You might be thinking, When am I supposed to have fun? Maintaining balance if you’re working while camping is super important, especially since snafus like a downed cell phone tower can throw your fun plans out of whack. (This happened to us when we were at Moran State Park on Orcas Island, Washington; fortunately, there’s a library on the island.)

My biggest piece of advice is to plan on staying places for a good length of time, whatever that is for you. Two days to explore Arches and Canyonlands national parks isn’t enough if you have half a day of work to do.

When we know we only have a day or two somewhere, we prioritize only the most pressing tasks or take the days off entirely. We’ve even adjusted our itinerary when we know something important is happening, like a time-sensitive shipment arriving at a UPS Store for my husband’s business. You can also decide that mornings are for exploring, afternoon is for working, and evenings are for the campfire. With a little planning, you can make almost anything work.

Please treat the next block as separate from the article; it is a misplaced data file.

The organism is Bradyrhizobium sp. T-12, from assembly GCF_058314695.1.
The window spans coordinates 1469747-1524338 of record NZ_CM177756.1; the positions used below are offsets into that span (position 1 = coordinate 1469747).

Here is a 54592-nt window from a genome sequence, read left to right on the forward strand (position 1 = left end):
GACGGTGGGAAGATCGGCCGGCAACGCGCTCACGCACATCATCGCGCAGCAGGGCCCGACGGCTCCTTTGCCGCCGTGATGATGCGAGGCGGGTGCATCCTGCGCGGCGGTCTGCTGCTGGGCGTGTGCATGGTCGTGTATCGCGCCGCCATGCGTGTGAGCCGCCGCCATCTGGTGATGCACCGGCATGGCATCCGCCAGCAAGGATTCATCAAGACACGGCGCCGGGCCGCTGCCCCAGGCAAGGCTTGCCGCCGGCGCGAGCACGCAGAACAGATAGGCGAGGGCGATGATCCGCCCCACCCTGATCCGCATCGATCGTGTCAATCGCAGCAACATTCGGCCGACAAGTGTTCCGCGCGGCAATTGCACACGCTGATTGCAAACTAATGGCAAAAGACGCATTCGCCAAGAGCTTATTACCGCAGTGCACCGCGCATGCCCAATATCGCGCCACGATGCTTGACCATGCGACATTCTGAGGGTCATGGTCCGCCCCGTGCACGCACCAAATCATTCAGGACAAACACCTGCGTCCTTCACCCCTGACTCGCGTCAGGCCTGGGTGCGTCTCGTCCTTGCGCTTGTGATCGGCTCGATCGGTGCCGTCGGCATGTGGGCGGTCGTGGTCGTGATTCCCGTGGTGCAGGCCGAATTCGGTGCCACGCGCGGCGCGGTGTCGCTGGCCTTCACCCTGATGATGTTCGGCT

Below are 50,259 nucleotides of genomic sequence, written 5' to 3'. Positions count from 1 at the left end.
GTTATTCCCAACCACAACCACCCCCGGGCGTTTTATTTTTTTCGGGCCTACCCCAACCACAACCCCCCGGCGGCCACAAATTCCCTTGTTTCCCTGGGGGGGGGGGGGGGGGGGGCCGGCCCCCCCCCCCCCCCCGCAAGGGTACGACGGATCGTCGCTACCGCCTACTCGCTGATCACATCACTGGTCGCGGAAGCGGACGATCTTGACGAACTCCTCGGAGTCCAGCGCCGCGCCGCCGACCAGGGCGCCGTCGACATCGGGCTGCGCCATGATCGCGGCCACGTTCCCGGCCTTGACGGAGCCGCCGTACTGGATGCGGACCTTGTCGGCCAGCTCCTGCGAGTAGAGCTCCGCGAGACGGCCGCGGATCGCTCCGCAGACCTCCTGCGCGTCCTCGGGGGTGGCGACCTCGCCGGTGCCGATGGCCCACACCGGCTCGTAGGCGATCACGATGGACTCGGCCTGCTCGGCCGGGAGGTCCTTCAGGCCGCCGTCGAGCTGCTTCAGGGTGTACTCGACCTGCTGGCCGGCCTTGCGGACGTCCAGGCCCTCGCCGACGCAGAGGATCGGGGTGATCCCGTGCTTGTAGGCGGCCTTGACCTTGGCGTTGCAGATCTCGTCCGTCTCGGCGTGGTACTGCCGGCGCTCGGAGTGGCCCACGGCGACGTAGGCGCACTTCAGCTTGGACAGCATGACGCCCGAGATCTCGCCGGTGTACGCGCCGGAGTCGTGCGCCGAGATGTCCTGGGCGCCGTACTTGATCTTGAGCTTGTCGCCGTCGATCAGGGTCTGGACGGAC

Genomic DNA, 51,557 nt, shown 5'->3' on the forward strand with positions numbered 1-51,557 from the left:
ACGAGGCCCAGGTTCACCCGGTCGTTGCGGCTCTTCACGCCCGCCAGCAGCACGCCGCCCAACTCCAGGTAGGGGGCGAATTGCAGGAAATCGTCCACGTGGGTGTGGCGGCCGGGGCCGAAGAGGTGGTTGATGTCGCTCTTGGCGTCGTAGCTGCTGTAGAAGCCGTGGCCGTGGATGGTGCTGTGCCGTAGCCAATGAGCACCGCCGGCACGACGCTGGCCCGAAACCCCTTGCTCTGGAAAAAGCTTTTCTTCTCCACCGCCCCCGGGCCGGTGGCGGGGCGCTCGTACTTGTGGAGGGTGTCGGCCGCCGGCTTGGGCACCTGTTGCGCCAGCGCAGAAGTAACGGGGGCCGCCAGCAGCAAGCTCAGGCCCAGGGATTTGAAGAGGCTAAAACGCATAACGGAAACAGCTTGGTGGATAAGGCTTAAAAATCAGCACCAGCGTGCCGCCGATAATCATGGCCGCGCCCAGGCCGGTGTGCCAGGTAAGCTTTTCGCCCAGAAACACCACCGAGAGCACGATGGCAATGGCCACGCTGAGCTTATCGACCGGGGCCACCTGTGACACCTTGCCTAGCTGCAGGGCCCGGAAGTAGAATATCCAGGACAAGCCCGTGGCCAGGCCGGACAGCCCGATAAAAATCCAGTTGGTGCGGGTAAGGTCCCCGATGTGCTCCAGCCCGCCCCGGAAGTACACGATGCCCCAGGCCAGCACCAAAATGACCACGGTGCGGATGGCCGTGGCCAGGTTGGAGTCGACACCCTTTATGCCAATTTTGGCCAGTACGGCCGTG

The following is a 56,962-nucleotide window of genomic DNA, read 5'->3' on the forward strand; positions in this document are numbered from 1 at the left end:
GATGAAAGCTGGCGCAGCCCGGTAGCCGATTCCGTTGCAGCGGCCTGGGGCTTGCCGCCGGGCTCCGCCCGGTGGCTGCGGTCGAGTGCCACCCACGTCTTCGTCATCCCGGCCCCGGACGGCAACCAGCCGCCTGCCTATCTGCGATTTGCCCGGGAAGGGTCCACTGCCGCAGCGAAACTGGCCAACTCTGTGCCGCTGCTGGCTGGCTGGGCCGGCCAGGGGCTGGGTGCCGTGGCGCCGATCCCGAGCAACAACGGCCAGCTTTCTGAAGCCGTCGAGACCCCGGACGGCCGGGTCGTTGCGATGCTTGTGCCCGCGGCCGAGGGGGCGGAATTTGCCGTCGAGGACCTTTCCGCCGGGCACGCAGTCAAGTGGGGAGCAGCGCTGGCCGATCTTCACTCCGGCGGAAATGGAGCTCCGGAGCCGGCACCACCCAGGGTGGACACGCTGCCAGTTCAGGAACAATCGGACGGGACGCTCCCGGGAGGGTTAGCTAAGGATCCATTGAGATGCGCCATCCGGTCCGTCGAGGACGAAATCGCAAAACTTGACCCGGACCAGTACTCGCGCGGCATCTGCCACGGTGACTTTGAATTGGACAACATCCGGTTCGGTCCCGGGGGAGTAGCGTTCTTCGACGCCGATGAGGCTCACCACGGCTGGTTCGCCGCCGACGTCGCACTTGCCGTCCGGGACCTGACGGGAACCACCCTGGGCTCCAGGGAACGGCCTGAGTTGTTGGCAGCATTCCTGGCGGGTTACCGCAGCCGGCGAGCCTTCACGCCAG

Even if you’re working on something difficult, you’ll be amazed by how soothing it is work surrounded by nature instead of a cubicle. Just remember: When you’re done for the day, switch off and take a hike!

Have other tips or hacks for working while camping? Please share them on the Hipcamp Facebookpage!

Words and photos by Tamara Murray

Tamara is one half of the van-dwelling duo at Nomads With a Van, where she shares practical van-living tips. Her favorite campgrounds are on Forest Service land. She helps social-good nonprofits with their communications, earning jealous laughs when joining video conferences from campgrounds.

Hipcamp Staff

Hipcamp is an online marketplace where you can list, discover, and book campsites and accommodations on private and public land. Hipcamp is your go-to guide to getting outside. If you’re a landowner, Hipcamp creates new revenue streams for your business, which can help conserve your land and keep it wild. #FindYourselfOutside #LeaveItBetter